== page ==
‘I remember reading that General Sherman in the Civil War …the mayor of Atlanta pleaded with him to save the city. And Sherman essentially said to the mayor just before he torched it and burned it down: “War is cruel. War is cruelty.” That was the way LeMay felt.’
Add in a litte computer hacking by the Israelis to feed the right misinformation in about a bogus threat at just the right time and the bad boys can trigger a war when they feel it is needed for a whole variety of reasons, including…oh yes…”that business has been a little slow lately”.
That we are being pitched that this massive forward deployment and hair trigger shooting policy actually enhances our national security is complete hogwash. When the hammer falls, no one involved will accept any responsibility for the disaster.
On the contrary, they would just whine ‘we should have done it sooner, like General Lemay advised.” And as we know from 9-11, there would not even be a real investigation as to what went wrong and why, nor a trial of those guilty.
So here is my bottom line advice to you all out there. The ‘investigation’ has to be done now. It has to be fixed now, or you can forget doing anything later. And the big hurdle getting that done is their pulling a Wizard of Oz deal where they won’t let us peek behind the curtain to see what they are hiding…from us, the enemy (in their minds).
Reports like this GAO one are likely to be as close as we will get. When they are making them to our elected representatives there is still a lot to fear as public trust of them is in the tank, and they don’t care. Most of them get reelected anyway. Their attitude is similar to that of an occupying force, so your homework assignment for the weekend is “why on earth would they think like that?”.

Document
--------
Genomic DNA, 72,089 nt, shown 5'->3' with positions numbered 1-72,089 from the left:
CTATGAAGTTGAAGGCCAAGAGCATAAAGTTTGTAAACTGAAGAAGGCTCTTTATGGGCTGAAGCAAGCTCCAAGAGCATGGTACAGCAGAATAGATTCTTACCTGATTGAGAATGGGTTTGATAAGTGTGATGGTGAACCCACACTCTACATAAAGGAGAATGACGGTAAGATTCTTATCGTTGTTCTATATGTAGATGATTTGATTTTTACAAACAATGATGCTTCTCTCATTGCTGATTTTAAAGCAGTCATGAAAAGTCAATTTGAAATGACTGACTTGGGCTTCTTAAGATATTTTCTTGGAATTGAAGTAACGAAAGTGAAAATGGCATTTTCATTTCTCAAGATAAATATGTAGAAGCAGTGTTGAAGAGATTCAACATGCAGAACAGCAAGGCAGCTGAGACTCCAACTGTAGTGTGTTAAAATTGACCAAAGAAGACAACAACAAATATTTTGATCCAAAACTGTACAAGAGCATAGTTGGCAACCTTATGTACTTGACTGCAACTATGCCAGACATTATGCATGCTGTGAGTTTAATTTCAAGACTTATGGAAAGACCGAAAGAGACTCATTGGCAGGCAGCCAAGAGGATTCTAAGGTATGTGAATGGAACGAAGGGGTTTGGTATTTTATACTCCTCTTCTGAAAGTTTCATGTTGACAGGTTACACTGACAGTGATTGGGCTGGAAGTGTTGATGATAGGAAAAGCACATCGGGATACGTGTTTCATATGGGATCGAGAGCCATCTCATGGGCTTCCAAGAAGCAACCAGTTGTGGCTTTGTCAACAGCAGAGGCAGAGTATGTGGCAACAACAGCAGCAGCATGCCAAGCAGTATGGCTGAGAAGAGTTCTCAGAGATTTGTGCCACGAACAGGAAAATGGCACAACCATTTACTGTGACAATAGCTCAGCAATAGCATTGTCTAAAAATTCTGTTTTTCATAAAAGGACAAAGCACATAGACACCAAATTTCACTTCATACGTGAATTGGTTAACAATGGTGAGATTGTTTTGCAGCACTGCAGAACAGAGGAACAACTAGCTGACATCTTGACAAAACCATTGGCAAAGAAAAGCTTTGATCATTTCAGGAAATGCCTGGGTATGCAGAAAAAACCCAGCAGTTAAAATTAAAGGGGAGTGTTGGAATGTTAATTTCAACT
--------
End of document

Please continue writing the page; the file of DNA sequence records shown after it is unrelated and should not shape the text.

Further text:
Pentagon study questions efficiency of US missile system in Europe
…by Press TV …February 8th, 2013
Secret Pentagon studies have cast serious doubt on the effectiveness of the US-planned multi-billion-dollar missile system in Europe, congressional investigators say.
The classified studies by the Missile Defense Agency were summarized in a briefing for lawmakers by the Government Accountability Office (GAO), a congressional nonpartisan investigative body.
The GAO investigators said the briefing cast serious doubt on whether the system is capable of protecting Europe and the US interests against potential missile attacks.
So far, the US has signed agreements for launching the missile system in Poland, Romania and Turkey.
The GAO briefing concluded that Romania was a poor location for an interceptor to protect the US interests.
The studies also expressed other concerns about the missile system, including production glitches, cost overruns as well as problems with radars and sensors that cannot distinguish between warheads and other objects.
Although military officials say the problems of the system can be overcome with difficulty, the governmental and scientific reports have expressed doubt on whether the system would ever work as planned.
While Pentagon has embarked on giant budget cuts, the study is expected to prompt the Congress to reconsider the continuation of the multi-billion-dollar plan.
Republican lawmaker Michael Turner, who requested the GAO study, said the missile system might be useless, adding, “This report really confirms what I have said all along: that this was a hurried proposal by the president.”
The US plan for a missile system in Europe has been a bone of contention since former President George W. Bush’s tenure.
One the one hand, American critics said the plan was rushed and based on unproven technology. Russia, on the other hand, expressed concern that the plan sought to counter Russian missiles and undermine its nuclear deterrent power.
In his latest article on non-proliferation, the Executive Director of the US Arms Control Association Daryl Kimball urged the White House to delay plans for developing its missile interceptors in Europe as they merely prompt Russia to resist further cuts in its nuclear stockpile.
Editing: Jim W. Dean